People who work in the drug and alcohol rehab industry generally agree that addicts first must admit they have a problem before they are ready to accept help. Still, when they fail to appreciate the seriousness of their drug or drinking problem, addicts may need to be guided into acknowledging their dependencies.
When you want to help a loved one reach this realization, you may need to hire an interventionist to guide you and others in the process. You can find a professional interventionist by using these strategies.
Contact Rehabilitation Facilities in Your Area
Perhaps the most common sense approach to finding an interventionist to help you involve calling the rehab facilities in your area. Most recovery centers have at least one if not several interventionists on staff. These professionals work not only in the rehab facilities with patients but also in the community with families like yours.
They make available their services to people in the area who want to confront a friend or loved the one about his or her drug or alcohol use. By calling these rehab centers in your city, you could be put in contact with a skilled interventionist who could meet with you in a matter of days if not hours.
Use a Professional Directory
If you have no rehab facilities in your area or you want to maintain a certain level of anonymity while you conduct your search, you could find a skilled interventionist by using a professional directory. Many interventionists belong to professional organizations like the Association of Intervention Specialists. These organizations maintain active websites that people like you can visit to locate someone who can help stage a prompt intervention.
Further, many of these organizations make available their directories and referral services at no cost or obligation. You can browse the online directory at your leisure and find someone close to where you live to come help confront a friend or relative about his or her addiction.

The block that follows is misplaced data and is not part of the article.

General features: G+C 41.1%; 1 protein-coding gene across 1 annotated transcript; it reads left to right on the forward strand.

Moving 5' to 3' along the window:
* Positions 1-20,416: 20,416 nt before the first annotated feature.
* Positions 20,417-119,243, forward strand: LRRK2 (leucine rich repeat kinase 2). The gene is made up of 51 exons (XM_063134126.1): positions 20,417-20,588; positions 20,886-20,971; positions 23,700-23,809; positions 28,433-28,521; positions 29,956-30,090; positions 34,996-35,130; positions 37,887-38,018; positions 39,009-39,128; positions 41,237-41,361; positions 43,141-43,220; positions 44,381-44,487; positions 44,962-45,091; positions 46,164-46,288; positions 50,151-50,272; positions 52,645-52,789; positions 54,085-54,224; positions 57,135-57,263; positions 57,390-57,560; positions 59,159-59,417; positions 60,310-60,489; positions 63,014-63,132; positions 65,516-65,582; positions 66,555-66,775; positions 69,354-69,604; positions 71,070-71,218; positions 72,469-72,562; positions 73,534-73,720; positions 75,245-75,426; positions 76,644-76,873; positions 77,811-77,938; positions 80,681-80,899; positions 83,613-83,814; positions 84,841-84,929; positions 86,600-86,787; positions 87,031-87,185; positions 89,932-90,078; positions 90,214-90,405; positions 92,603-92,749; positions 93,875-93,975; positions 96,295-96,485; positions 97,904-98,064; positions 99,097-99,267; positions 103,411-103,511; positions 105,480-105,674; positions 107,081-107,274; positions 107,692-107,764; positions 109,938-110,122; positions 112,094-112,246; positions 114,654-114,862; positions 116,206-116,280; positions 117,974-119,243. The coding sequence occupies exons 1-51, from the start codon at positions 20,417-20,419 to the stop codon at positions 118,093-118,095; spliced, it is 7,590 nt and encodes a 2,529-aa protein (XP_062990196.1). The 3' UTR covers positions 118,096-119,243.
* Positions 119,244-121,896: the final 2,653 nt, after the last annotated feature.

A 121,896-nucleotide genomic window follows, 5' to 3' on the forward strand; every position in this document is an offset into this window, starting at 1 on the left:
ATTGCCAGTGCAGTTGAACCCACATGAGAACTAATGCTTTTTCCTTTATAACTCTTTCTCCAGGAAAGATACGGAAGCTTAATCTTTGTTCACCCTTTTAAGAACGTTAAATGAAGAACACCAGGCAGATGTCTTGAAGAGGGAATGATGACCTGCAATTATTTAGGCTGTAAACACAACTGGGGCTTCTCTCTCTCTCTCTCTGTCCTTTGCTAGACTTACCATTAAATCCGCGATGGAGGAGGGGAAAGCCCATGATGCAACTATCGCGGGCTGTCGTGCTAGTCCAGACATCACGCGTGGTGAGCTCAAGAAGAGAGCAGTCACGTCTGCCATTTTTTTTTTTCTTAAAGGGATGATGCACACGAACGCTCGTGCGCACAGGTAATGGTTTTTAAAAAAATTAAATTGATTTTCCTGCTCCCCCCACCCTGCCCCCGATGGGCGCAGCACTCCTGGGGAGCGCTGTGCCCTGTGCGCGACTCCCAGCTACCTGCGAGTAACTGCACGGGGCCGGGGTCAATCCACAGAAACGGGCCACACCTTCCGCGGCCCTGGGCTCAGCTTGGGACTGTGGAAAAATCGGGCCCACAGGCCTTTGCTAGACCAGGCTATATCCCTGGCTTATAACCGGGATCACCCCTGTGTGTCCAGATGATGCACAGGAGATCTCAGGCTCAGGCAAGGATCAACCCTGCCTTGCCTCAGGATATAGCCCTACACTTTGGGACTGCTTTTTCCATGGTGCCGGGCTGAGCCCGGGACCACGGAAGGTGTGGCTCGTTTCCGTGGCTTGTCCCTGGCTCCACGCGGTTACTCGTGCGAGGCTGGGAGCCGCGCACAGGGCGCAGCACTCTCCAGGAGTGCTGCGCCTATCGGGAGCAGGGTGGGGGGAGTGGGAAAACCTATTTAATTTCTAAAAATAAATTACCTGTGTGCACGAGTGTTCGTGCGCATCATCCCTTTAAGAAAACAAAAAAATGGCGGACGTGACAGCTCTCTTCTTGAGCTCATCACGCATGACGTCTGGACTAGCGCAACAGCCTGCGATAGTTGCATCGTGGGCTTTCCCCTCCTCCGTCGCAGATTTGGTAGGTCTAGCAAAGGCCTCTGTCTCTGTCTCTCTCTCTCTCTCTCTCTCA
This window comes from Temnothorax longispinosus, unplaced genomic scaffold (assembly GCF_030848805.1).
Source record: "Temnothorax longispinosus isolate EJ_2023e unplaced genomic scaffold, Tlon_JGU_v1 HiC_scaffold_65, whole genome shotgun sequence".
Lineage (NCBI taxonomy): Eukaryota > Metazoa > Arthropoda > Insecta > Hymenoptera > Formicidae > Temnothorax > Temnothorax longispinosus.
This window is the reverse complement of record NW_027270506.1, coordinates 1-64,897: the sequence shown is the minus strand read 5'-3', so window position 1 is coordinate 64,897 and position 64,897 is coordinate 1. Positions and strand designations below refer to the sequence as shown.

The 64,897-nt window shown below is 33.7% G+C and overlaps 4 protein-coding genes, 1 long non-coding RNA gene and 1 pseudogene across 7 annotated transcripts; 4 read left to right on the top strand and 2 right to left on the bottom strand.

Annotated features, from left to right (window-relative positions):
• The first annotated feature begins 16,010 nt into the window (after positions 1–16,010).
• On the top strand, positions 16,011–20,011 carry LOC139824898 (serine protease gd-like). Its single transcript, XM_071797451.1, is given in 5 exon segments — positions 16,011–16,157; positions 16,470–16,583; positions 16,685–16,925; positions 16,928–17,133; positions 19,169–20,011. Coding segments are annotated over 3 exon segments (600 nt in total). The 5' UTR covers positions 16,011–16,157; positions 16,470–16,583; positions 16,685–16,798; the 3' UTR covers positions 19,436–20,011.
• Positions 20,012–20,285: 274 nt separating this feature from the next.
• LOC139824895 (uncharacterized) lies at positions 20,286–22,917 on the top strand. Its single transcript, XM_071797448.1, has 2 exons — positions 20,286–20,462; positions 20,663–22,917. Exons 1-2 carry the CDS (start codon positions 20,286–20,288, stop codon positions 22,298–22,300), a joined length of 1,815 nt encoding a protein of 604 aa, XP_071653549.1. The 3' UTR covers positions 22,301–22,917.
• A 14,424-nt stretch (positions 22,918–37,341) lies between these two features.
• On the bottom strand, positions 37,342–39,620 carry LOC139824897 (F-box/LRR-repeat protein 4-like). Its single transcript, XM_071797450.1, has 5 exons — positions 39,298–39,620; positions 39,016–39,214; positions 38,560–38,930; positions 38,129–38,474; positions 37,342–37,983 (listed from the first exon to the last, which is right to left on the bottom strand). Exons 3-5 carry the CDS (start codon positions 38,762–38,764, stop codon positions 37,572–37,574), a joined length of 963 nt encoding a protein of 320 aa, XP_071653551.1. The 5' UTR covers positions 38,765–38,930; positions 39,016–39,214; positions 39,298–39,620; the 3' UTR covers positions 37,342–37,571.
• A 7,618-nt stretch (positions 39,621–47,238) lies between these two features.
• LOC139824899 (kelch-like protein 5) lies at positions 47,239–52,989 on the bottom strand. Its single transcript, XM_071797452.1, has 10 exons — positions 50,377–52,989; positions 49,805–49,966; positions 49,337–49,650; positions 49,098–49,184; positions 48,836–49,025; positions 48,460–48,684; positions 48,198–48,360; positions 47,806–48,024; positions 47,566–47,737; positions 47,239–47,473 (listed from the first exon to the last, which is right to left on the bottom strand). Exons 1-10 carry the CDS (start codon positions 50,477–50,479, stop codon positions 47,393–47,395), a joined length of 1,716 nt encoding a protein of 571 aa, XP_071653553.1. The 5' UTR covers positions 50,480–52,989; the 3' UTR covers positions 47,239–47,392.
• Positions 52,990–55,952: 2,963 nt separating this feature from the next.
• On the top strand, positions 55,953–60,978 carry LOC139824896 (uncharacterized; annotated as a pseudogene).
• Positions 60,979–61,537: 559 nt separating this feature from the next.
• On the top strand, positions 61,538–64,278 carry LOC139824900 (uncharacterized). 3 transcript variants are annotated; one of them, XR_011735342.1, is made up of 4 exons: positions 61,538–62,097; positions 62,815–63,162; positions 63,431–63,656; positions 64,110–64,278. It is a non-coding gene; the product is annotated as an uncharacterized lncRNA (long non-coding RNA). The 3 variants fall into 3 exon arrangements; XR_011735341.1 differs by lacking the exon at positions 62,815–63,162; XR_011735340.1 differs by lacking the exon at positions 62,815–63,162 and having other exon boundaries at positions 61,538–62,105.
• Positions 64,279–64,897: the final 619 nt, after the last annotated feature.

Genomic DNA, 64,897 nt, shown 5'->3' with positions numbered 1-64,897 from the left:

Ask a Spiritual Adviser or Religious Leader
Pastors, priests, and other spiritual leaders do more than just give sermons every week. They also typically have a moral and legal responsibility to help people in times of crises like dealing with an addiction.
Many of these religious advisers are also knowledgeable about what resources are available in the community and have connections with various agencies in the area. They may be able to refer you to a facility that employs interventionists or can contract with an interventionist when needed.
Most religious leaders also provide these referrals and advice at no cost. They also safeguard your identity so no one in the congregation knows about the addiction issues with which your family struggles.
Know What Questions to Ask
Once you locate one or several interventionists who are willing to assist you, you should be prepared to ask a series of questions from each one. These questions will help you vet these individuals and allow you to determine what one to hire for your intervention needs.
Some of the more critical questions you could ask of an interventionist include:
- What are your professional qualifications?
- What is your educational background?
- How many interventions have you staged or participated in?
- How successful were those interventions?
- What methods or models do you use in the interventions?
Other details you might want to learn about before hiring an interventionist are:
- How much the fees or costs are for services
- What is the planning process
- Who will be expected to be in charge of the intervention, you or the interventionist
- Who will transport the addict to recovery if the intervention is successful
By asking these questions and finding out these details, you can prepare yourself for staging a successful intervention. You also can hire someone whose services you can afford and could lead the addict toward recovery.
You should note, however, that your commitment to the process is critical. It is normal to feel fearful or anxious about confronting an addict in your family or circle of friends. You may need to prepare yourself mentally and emotionally to follow through with the prescribed process of the interventionist and trust this professional’s methods if you are sincere about getting the addict help.
Staging an intervention can be a challenging process to go through alone. You need an experienced professional to take charge and guide you and your loved ones through it. You can find a skilled interventionist by using these resources available to you. Call us today at 833-762-3739.